12. We have lots of ash and silver birch, I don’t mind the leaves, sweeping them up is good for the waistline, but the seeds! Every year I pull out hundreds, if not thousands of seedlings. If no gardening was done for ten years. I would be living in a forest!

  13. I agree with you. I have a sweetgum and I love it. Totally agree on the cottonwood. Also, I would add corkscrew willow and box elders to the avoid list. When I moved here 45 years ago, the township had a list of trees you were not supposed to plant. Over the years the list was not enforced, but they need to bring it back. Glossy-leaved buckthorn is taking over the community and I fear that someday that is all that will be growing here.

  14. Here are some trees to consider for small lots in the Midwest: Dogwood (Cornus florida) many cultivars available; Red Buckeye (Aesculus Pavia); Japanese Maples; Serviceberry (Amelanchier) there are tree forms ‘Lustre’; Paw Paw (Asimina triloba; Redbud (Cercis Canadensis) many cultivars. These are all natives and rarely grow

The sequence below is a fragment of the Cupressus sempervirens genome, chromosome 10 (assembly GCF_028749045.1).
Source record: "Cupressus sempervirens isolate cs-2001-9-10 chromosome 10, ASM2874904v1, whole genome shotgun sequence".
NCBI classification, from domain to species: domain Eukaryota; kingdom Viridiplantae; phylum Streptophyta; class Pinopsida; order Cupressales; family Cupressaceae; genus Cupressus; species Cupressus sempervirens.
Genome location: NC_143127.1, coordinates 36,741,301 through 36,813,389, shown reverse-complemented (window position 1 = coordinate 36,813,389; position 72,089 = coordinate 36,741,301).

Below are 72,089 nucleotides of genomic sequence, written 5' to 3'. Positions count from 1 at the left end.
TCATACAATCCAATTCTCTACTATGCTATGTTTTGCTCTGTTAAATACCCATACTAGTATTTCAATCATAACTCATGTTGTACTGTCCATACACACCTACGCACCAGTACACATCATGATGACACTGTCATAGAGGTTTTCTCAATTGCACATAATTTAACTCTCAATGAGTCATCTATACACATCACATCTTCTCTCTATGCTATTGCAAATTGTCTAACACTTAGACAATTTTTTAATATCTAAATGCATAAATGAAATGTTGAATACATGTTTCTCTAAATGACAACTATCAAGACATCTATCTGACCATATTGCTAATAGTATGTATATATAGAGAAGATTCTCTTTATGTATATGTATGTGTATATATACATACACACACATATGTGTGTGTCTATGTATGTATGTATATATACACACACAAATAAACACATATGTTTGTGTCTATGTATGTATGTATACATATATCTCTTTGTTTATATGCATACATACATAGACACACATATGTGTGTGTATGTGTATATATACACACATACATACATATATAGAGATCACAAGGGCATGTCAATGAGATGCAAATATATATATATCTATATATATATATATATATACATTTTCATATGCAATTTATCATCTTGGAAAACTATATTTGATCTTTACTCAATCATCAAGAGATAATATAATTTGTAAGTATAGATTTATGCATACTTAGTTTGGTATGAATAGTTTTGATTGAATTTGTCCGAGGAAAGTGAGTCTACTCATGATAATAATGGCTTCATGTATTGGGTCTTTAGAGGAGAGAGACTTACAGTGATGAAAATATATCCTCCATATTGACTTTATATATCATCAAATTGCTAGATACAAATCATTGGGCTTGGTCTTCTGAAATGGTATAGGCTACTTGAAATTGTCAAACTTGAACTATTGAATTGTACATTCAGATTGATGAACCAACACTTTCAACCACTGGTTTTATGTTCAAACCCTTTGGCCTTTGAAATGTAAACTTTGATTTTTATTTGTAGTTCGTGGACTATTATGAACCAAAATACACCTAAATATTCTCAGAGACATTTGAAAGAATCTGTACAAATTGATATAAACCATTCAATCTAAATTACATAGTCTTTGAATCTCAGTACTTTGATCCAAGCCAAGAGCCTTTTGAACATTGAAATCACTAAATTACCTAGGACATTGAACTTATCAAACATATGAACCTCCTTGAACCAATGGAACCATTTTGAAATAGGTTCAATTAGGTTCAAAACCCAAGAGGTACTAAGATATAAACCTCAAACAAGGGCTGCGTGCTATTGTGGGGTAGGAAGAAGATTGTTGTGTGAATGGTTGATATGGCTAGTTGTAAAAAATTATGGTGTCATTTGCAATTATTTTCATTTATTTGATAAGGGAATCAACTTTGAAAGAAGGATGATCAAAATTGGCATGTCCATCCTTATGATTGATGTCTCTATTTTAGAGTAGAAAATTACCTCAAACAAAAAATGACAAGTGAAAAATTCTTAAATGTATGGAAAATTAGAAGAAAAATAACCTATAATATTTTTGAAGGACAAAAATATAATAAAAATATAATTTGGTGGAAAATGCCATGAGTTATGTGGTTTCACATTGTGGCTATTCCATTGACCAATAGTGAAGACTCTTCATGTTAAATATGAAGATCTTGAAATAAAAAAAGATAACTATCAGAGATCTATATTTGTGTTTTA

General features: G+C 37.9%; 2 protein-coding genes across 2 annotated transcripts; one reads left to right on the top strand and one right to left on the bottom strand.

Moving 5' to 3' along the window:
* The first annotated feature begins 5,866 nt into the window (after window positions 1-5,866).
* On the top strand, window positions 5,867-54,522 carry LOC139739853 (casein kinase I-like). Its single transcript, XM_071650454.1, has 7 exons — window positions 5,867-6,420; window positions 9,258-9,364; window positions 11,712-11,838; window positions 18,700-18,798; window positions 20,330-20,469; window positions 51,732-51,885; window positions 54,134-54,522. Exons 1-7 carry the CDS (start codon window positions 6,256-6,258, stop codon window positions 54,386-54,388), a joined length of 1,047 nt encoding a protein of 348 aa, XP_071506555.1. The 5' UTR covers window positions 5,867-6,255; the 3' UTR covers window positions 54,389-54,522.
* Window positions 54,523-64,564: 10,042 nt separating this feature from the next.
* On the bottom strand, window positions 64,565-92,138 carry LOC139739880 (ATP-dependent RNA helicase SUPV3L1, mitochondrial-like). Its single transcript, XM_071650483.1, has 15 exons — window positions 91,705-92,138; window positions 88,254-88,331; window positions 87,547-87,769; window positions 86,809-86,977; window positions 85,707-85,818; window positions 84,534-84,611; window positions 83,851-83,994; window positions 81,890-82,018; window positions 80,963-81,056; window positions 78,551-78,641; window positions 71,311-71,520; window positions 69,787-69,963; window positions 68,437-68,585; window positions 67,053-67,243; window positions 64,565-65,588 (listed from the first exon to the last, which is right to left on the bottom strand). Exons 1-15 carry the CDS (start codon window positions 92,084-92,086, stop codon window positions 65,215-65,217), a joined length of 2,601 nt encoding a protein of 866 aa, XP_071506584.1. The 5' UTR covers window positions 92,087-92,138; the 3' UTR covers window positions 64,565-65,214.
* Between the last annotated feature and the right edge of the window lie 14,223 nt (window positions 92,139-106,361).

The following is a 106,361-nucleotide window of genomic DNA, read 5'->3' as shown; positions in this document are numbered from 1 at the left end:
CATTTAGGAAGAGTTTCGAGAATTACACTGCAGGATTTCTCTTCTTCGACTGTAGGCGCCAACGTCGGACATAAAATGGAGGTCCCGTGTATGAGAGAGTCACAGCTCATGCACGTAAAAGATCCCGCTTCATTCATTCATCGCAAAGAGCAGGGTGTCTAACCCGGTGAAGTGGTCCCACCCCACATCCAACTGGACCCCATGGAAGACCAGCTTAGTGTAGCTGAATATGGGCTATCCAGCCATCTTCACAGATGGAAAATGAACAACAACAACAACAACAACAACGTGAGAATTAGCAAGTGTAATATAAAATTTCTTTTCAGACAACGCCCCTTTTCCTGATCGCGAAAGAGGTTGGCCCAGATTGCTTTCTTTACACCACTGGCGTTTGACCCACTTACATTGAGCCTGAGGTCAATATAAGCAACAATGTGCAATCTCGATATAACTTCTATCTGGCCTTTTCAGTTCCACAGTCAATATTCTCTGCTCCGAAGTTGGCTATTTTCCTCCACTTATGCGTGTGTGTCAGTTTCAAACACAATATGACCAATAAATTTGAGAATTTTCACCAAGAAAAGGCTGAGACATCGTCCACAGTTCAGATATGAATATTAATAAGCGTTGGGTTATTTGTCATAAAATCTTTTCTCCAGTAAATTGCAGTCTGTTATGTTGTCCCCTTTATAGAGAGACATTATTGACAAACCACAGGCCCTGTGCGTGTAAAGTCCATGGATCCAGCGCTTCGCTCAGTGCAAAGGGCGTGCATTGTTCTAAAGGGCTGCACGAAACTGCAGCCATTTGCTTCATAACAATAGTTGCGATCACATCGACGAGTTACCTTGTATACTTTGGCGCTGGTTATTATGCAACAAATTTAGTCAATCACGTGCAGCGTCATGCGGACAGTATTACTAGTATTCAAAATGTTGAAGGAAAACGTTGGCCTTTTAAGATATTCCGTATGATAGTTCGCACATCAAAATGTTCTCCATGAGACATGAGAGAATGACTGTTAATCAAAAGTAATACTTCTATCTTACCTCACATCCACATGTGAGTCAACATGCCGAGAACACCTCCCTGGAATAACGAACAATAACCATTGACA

over 30′ tall.

  15. Hello Jason, I’ve trying to think but can’t really come up with any. There are trees I won’t have in the garden as they’re planted everywhere else and all around, in the woodlands too and not appropriate for the garden (right plant, right place). I’m surprised Liquidambar is on the backlist, we can’t get enough of them here, their autumn foliage is incredible!